3) Any suggestion that the Senate, as a body, ever cares about Montana is ridiculous. Montana senators care and do what they can when they aren’t distracted by running for office. At this point we can only hope that Tester tells Walsh what to do. Walsh’s main priorities are to raise money and get elected. Guiding him in achieving the goals of those priorities will be the K Street, dark money experts at Hilltop Public Solutions that don’t a rip about Montana.

    • More on Bohlinger. What do you think the impact will be if Bohlinger doesn’t immediately endorse Walsh? Now if Bohlinger does endorse Walsh, will it be linked to some plum job either at the federal or state level? IF getting Walsh elected requires pacifying Bohlinger to get Bohlinger supporters on board as opposed to staying home, doesn’t that reveal just how weak this whole Baucus-Walsh two-step really is at reflecting the will of the people? All of this is about national Dem party politics and power, nothing more. Just ask Harry Reid, Hilltop political operatives, and Chuck Schumer as his Impact leadership PAC is funneling money to Walsh.

    • 1. Bullock didn’t endorse Walsh as a great candidate, he endorsed him as a great potential senator. If Bullock thinks Walsh would be a good Senator for six years, he ought to think the same thing about 11 months.

      2. It’s true Walsh wasn’t elected entirely in his own right. But neither was Bohlinger; Walsh was at least appointed in this decade, as a member of this party. There are very few people who meet those criteria. Denise Juneau comes to mind, and while I think she has great potential, I’m not sure she either wants the job or is in a position to fill it right now.

      3. You’re right, of course – the Senate as a body doesn’t care about Montana. They care about the votes of Montana’s Senators, and they will give to Montana exactly what our Senators’ votes can earn. If you are only possibly going to be in office for less than a year, your votes earn very little.

      You can even make a good argument that even Montana’s Senators don’t care about Montana as much as they care about getting re-elected. Every politician wants to be re-elected until he or she retires, and then get a ‘plum job’ (usually outside the government, actually) when they retire. For an interim Senator, on the other hand, the ONLY priority is landing a plum job after retirement. That’s the most important fact here: unlike any other potential appointee, Walsh has a strong incentive to represent Montana’s interests.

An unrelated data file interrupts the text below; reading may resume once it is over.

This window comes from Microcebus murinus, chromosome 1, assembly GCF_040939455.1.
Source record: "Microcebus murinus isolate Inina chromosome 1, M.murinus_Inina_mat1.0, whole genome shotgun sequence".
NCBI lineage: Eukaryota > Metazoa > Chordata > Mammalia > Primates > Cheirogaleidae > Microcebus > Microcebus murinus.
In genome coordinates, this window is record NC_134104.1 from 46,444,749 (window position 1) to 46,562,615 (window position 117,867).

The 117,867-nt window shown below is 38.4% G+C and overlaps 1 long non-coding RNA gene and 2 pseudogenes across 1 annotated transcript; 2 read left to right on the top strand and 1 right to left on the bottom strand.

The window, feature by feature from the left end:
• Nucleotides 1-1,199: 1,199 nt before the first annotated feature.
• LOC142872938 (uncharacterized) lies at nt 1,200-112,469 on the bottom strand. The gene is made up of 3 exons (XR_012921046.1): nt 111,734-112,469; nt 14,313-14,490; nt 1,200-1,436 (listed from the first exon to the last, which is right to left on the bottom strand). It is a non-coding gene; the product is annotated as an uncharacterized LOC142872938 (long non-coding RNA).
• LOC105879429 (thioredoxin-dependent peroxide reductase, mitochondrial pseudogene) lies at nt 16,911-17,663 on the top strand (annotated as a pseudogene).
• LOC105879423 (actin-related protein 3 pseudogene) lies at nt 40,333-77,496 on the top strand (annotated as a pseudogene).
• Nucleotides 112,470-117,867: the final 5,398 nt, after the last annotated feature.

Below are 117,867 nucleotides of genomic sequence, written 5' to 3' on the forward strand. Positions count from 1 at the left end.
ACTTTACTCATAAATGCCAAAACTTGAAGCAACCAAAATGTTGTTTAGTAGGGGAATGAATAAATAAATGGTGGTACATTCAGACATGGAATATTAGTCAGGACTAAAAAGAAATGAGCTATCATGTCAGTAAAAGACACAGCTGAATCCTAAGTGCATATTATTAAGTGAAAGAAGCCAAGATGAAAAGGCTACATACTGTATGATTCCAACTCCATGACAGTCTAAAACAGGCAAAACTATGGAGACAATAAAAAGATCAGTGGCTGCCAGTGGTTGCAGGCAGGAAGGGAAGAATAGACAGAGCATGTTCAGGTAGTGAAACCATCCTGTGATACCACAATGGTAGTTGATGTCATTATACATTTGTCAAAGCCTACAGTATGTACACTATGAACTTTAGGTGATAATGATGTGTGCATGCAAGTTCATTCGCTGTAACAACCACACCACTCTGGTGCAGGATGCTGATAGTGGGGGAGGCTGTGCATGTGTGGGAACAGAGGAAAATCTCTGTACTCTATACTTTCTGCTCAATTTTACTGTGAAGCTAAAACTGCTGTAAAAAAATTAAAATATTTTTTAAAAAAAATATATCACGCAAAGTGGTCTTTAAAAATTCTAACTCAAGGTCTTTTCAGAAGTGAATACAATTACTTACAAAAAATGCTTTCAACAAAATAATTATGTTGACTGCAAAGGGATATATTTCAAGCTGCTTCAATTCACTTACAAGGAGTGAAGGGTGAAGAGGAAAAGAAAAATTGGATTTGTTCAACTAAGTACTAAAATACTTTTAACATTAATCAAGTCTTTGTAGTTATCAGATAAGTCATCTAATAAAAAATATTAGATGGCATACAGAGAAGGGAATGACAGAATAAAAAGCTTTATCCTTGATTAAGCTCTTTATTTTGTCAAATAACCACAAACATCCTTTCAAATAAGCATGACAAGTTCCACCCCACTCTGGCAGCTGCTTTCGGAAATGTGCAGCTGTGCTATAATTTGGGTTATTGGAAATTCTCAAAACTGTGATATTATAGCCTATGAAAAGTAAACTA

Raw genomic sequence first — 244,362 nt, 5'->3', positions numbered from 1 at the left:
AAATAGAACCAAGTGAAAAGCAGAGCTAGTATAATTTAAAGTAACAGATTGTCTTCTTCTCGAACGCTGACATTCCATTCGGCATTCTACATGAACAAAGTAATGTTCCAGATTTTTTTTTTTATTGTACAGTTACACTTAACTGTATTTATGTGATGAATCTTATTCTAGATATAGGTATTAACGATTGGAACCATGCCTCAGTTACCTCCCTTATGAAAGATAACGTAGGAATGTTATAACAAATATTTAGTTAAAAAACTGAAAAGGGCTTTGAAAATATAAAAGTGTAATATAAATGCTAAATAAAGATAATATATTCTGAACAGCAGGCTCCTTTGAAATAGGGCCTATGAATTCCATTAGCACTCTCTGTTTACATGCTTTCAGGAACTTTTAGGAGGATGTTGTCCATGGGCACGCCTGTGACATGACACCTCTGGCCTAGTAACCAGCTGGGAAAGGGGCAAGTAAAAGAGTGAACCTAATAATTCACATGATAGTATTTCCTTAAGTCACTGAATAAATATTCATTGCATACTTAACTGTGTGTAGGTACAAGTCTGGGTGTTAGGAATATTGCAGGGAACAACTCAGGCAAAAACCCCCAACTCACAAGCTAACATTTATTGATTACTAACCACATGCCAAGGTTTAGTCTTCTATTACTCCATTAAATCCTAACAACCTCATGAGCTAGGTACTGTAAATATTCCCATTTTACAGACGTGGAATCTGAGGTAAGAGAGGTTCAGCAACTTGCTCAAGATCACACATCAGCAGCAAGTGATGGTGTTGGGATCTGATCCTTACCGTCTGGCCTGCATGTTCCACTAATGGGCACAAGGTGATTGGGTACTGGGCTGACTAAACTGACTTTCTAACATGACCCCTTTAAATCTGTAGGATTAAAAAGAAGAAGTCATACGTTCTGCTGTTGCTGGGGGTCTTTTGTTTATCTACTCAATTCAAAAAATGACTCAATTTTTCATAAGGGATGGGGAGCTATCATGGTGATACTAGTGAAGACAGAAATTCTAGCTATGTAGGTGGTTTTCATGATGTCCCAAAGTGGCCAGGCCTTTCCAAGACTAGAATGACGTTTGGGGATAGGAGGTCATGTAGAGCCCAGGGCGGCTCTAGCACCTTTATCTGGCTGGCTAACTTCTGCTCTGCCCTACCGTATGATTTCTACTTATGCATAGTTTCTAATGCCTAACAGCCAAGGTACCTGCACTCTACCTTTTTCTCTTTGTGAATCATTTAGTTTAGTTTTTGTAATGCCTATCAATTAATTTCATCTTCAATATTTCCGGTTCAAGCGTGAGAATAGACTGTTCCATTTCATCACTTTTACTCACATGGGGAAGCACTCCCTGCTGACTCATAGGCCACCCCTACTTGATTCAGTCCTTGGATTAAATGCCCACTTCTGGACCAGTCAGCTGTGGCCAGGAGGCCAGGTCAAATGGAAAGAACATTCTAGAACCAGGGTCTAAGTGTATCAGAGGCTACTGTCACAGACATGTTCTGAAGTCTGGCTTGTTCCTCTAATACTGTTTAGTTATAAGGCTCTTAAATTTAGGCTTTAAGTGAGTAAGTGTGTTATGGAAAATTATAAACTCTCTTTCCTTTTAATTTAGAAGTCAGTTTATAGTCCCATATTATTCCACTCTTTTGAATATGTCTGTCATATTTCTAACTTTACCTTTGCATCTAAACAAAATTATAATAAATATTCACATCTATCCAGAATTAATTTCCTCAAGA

You’re right that all this serves Democratic national politics, especially the Baucus appointment that got the gears moving. But that doesn’t change the fact that Walsh represents the best appointee to represent Montana, because he actually wants the job, is willing to run for it, and as a result will have a strong incentive to start from day one trying to gain Montana’s trust, rather than trying to translate 11 months of Senate votes into a good job (probably on a corporate board) somewhere else.

      • We don’t know what was in Bullock’s head as to why he made the selection he did. However, given the Harry Reid “facts of life,” we have our candidate news, I doubt seriously that Bullock came to the party fathers approved decision on his own through quiet reflection.

        As to your claim that Walsh was the best selection, how so? We don’t even know if Juneau was even asked? Did you read James Connor’s piece Walsh has been late to the party in defining himself as a democrat and where he stands on the issues. Dirk Adams his been quite impressive in that regard. Also like at his Issues positions. Meanwhile Walsh waited with his finger in the air.

          • Harry Reid? Too funny. But please, craig, since your so informed, sketch for us old Harry’s influence on Bullock! Sheesh. You guys are amazing. No really, you are!